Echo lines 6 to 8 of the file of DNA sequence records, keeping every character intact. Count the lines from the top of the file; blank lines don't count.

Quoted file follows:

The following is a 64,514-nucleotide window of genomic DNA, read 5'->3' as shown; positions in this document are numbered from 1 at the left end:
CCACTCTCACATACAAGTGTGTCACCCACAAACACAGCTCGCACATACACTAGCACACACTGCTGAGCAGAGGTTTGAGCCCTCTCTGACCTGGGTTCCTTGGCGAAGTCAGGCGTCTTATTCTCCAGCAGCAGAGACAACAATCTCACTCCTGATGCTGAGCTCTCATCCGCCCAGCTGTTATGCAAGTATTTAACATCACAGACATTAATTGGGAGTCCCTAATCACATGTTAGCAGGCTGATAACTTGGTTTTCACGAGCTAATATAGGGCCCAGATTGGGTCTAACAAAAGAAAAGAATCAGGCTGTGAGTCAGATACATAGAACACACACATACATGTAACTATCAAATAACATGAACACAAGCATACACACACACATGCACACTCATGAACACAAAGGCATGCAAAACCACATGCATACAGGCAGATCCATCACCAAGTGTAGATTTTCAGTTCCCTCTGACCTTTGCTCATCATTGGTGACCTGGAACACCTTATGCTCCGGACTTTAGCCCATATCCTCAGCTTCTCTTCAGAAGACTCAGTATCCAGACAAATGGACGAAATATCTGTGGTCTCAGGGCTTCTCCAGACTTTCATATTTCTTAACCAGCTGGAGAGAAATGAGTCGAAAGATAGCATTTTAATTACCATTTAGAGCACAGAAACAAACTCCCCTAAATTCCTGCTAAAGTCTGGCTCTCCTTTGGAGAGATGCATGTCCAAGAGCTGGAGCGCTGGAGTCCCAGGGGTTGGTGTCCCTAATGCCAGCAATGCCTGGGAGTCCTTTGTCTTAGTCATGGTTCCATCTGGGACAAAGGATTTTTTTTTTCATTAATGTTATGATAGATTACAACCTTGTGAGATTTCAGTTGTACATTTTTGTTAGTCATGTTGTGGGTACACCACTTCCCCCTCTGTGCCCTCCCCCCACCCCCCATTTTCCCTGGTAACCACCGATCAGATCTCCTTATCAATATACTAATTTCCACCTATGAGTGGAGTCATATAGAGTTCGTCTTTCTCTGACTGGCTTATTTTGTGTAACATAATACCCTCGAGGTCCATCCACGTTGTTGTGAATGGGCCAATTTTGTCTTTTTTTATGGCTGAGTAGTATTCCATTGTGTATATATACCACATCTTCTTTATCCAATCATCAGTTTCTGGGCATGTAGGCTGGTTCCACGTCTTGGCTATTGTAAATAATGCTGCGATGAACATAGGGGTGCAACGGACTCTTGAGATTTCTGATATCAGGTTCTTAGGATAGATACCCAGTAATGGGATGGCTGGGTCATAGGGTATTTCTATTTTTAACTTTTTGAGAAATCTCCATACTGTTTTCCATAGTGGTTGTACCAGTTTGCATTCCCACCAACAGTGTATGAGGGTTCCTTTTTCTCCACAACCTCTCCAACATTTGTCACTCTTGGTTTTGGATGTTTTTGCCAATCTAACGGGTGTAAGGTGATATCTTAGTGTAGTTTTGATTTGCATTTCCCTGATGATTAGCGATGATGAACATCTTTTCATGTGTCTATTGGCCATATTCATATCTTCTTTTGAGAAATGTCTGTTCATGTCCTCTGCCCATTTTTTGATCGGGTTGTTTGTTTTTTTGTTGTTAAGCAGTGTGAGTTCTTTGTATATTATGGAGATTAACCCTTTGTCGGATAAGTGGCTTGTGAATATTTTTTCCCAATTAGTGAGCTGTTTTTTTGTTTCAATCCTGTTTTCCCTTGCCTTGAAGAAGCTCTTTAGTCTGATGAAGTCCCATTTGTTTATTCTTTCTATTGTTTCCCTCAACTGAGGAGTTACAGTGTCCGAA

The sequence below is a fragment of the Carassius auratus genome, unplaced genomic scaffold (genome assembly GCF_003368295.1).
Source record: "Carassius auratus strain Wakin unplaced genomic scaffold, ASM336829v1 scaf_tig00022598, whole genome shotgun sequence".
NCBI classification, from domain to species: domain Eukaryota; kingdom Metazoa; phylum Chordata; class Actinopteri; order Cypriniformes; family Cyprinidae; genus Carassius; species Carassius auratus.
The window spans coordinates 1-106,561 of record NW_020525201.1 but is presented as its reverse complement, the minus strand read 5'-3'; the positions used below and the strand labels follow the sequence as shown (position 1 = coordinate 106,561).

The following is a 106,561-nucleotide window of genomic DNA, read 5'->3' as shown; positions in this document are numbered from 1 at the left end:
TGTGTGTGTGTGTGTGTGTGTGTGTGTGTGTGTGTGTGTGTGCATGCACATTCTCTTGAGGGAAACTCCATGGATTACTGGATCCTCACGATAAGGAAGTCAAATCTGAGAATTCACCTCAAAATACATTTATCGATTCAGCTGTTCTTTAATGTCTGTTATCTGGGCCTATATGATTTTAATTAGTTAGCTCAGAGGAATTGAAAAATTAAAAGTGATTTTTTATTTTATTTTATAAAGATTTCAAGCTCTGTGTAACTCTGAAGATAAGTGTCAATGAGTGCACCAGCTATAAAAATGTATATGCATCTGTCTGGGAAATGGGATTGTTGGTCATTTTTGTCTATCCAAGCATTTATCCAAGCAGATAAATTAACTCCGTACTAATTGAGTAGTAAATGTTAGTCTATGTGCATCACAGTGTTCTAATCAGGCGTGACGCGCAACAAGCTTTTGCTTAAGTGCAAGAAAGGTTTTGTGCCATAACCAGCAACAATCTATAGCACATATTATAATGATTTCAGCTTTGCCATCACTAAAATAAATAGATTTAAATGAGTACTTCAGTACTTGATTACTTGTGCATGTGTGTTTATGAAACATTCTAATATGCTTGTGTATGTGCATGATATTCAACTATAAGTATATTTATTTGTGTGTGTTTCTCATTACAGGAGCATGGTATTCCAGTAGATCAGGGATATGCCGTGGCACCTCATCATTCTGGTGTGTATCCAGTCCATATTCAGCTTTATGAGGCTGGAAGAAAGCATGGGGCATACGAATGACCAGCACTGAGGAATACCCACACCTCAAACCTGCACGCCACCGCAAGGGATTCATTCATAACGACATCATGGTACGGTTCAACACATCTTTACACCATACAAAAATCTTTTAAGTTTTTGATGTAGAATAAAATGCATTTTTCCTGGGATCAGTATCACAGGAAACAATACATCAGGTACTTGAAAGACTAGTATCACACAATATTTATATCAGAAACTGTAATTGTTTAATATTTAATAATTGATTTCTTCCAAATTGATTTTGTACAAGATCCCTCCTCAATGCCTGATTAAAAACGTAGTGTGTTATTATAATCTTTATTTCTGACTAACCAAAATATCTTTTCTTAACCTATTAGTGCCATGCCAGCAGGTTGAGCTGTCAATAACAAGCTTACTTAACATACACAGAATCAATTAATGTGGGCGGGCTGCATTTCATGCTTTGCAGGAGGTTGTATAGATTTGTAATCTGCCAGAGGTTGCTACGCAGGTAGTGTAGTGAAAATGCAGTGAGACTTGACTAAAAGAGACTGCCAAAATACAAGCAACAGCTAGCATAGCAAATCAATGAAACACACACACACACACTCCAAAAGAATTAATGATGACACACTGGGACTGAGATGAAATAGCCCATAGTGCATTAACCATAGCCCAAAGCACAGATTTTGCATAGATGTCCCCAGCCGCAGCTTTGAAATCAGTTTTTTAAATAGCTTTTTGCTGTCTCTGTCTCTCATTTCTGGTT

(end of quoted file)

The window spans coordinates 1-106,561 of record NW_020525201.1 but is presented as its reverse complement, the minus strand read 5'-3'; the positions used below and the strand labels follow the sequence as shown (position 1 = coordinate 106,561).

The following is a 106,561-nucleotide window of genomic DNA, read 5'->3' as shown; positions in this document are numbered from 1 at the left end:
TGTGTGTGTGTGTGTGTGTGTGTGTGTGTGTGTGTGTGTGTGCATGCACATTCTCTTGAGGGAAACTCCATGGATTACTGGATCCTCACGATAAGGAAGTCAAATCTGAGAATTCACCTCAAAATACATTTATCGATTCAGCTGTTCTTTAATGTCTGTTATCTGGGCCTATATGATTTTAATTAGTTAGCTCAGAGGAATTGAAAAATTAAAAGTGATTTTTTATTTTATTTTATAAAGATTTCAAGCTCTGTGTAACTCTGAAGATAAGTGTCAATGAGTGCACCAGCTATAAAAATGTATATGCATCTGTCTGGGAAATGGGATTGTTGGTCATTTTTGTCTATCCAAGCATTTATCCAAGCAGATAAATTAACTCCGTACTAATTGAGTAGTAAATGTTAGTCTATGTGCATCACAGTGTTCTAATCAGGCGTGACGCGCAACAAGCTTTTGCTTAAGTGCAAGAAAGGTTTTGTGCCATAACCAGCAACAATCTATAGCACATATTATAATGATTTCAGCTTTGCCATCACTAAAATAAATAGATTTAAATGAGTACTTCAGTACTTGATTACTTGTGCATGTGTGTTTATGAAACATTCTAATATGCTTGTGTATGTGCATGATATTCAACTATAAGTATATTTATTTGTGTGTGTTTCTCATTACAGGAGCATGGTATTCCAGTAGATCAGGGATATGCCGTGGCACCTCATCATTCTGGTGTGTATCCAGTCCATATTCAGCTTTATGAGGCTGGAAGAAAGCATGGGGCATACGAATGACCAGCACTGAGGAATACCCACACCTCAAACCTGCACGCCACCGCAAGGGATTCATTCATAACGACATCATGGTACGGTTCAACACATCTTTACACCATACAAAAATCTTTTAAGTTTTTGATGTAGAATAAAATGCATTTTTCCTGGGATCAGTATCACAGGAAACAATACATCAGGTACTTGAAAGACTAGTATCACACAATATTTATATCAGAAACTGTAATTGTTTAATATTTAATAATTGATTTCTTCCAAATTGATTTTGTACAAGATCCCTCCTCAATGCCTGATTAAAAACGTAGTGTGTTATTATAATCTTTATTTCTGACTAACCAAAATATCTTTTCTTAACCTATTAGTGCCATGCCAGCAGGTTGAGCTGTCAATAACAAGCTTACTTAACATACACAGAATCAATTAATGTGGGCGGGCTGCATTTCATGCTTTGCAGGAGGTTGTATAGATTTGTAATCTGCCAGAGGTTGCTACGCAGGTAGTGTAGTGAAAATGCAGTGAGACTTGACTAAAAGAGACTGCCAAAATACAAGCAACAGCTAGCATAGCAAATCAATGAAACACACACACACACACTCCAAAAGAATTAATGATGACACACTGGGACTGAGATGAAATAGCCCATAGTGCATTAACCATAGCCCAAAGCACAGATTTTGCATAGATGTCCCCAGCCGCAGCTTTGAAATCAGTTTTTTAAATAGCTTTTTGCTGTCTCTGTCTCTCATTTCTGGTT